Scholars regularly assert that America’s Founders were deists who desired the strict separation of church and state.
Frank Lambert, for example, writes that “the significance of the Enlightenment and Deism for the birth of the American republic, and especially the relationship between church and state within it, can hardly be overstated.” Similarly, his fellow historian Richard Hughes claims “most of the American founders embraced some form of Deism, not historically orthodox Christianity.” Although many more examples could be given, I’ll close by quoting law professor Geoffrey R. Stone, who contends that “deistic beliefs played a central role in the framing of the American republic . . . . [The] founding generation viewed religion, and particularly religion’s relation to government, through an Enlightenment lens that was deeply skeptical of orthodox Christianity.”
Thomas Jefferson did not help draft or ratify the First Amendment, but one argument for favoring his views over those of a Roger Sherman or an Oliver Ellsworth when investigating the “generating history” of the Constitution’s religion clauses is that Jefferson was more important than most Founders. By that measure, investigators of that history ought not to ignore George Washington. Nor shall this series on participants in the Founding-era debates over religious liberty and church-state relations.
The Benedict Option, Rod Dreher’s much-discussed book, has largely been portrayed as a way to rethink Christian political and cultural engagement. How, exactly, the rethinking ought to play out has been debated incessantly, albeit often superficially, as only the Internet can ensure. Dreher does attempt to make clear, in any case, that Christians should focus “all the attention they have left for national politics” on expanding religious liberty. Religious liberty is naturally necessary for any religious undertaking and Dreher is right to recognize that without it no one could take his advice to focus on cultivating local politics and community. But…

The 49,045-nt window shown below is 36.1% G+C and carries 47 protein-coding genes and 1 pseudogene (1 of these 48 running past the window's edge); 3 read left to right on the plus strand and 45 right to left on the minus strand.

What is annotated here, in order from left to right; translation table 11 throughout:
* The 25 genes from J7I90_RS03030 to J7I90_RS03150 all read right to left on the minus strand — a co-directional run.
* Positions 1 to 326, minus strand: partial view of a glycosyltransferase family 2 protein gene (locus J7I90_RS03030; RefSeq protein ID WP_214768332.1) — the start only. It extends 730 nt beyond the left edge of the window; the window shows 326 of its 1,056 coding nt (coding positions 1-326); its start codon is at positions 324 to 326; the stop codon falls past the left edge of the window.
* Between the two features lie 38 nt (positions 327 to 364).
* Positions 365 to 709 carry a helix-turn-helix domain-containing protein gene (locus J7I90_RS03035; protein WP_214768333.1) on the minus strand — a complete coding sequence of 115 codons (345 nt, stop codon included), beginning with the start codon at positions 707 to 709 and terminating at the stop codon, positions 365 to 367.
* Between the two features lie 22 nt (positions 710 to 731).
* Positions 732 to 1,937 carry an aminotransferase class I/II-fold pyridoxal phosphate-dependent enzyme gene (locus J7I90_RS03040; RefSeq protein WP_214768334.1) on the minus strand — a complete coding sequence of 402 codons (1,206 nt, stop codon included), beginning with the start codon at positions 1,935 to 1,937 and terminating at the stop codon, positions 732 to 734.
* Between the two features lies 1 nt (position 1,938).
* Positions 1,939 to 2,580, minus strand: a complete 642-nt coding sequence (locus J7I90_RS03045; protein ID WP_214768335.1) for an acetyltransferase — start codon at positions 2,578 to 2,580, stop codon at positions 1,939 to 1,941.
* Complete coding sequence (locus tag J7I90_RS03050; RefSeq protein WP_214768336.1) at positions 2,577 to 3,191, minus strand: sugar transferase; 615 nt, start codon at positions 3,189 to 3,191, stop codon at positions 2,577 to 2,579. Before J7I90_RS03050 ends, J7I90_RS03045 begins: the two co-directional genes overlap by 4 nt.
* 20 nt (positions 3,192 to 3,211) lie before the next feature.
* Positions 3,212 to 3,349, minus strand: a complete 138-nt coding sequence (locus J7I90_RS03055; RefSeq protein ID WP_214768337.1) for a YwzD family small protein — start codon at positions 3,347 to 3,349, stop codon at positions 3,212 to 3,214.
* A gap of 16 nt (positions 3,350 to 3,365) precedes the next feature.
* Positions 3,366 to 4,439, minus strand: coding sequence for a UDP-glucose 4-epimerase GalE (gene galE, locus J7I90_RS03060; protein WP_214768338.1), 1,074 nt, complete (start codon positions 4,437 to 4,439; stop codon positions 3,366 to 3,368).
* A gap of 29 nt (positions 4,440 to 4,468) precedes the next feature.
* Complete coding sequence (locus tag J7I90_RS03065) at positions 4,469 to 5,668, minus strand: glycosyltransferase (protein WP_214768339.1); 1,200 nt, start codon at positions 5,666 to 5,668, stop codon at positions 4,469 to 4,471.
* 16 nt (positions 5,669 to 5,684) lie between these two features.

As a society becomes more secular, what happens to religious rituals, customs, and ways of life that cannot be explained or justified in secular terms? When the freedom to engage in such practices is no longer presumed to be a good because of a firm commitment to religion as a social value, little stands in the way of its becoming just one more special interest. Religious freedom is then thrown into the bin of social oddities, to be haggled over and negotiated against whatever other idiosyncratic predilections one happens to find in there..